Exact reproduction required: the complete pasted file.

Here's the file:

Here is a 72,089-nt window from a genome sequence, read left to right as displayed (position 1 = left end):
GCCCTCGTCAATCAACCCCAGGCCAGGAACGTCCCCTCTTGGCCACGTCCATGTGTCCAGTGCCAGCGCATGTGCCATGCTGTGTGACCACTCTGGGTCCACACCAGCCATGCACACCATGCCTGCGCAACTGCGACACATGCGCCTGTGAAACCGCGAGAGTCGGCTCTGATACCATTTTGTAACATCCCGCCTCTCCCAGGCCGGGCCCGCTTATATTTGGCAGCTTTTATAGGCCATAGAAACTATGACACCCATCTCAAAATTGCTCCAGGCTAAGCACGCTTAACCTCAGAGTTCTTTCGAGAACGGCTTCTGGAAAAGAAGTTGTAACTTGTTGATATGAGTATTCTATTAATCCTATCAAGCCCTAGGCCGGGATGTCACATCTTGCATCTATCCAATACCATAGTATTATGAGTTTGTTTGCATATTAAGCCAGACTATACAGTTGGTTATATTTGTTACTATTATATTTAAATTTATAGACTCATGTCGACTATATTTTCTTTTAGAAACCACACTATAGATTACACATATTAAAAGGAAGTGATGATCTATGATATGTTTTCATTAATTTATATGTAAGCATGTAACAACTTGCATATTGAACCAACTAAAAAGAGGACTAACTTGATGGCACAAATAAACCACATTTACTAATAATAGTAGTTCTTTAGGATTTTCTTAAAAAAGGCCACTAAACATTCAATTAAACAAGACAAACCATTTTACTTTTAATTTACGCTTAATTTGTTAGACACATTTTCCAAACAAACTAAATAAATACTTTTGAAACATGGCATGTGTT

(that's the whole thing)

Here is a 72,089-nt window from a genome sequence, read left to right as displayed (position 1 = left end):
GCCCTCGTCAATCAACCCCAGGCCAGGAACGTCCCCTCTTGGCCACGTCCATGTGTCCAGTGCCAGCGCATGTGCCATGCTGTGTGACCACTCTGGGTCCACACCAGCCATGCACACCATGCCTGCGCAACTGCGACACATGCGCCTGTGAAACCGCGAGAGTCGGCTCTGATACCATTTTGTAACATCCCGCCTCTCCCAGGCCGGGCCCGCTTATATTTGGCAGCTTTTATAGGCCATAGAAACTATGACACCCATCTCAAAATTGCTCCAGGCTAAGCACGCTTAACCTCAGAGTTCTTTCGAGAACGGCTTCTGGAAAAGAAGTTGTAACTTGTTGATATGAGTATTCTATTAATCCTATCAAGCCCTAGGCCGGGATGTCACATCTTGCATCTATCCAATACCATAGTATTATGAGTTTGTTTGCATATTAAGCCAGACTATACAGTTGGTTATATTTGTTACTATTATATTTAAATTTATAGACTCATGTCGACTATATTTTCTTTTAGAAACCACACTATAGATTACACATATTAAAAGGAAGTGATGATCTATGATATGTTTTCATTAATTTATATGTAAGCATGTAACAACTTGCATATTGAACCAACTAAAAAGAGGACTAACTTGATGGCACAAATAAACCACATTTACTAATAATAGTAGTTCTTTAGGATTTTCTTAAAAAAGGCCACTAAACATTCAATTAAACAAGACAAACCATTTTACTTTTAATTTACGCTTAATTTGTTAGACACATTTTCCAAACAAACTAAATAAATACTTTTGAAACATGGCATGTGTT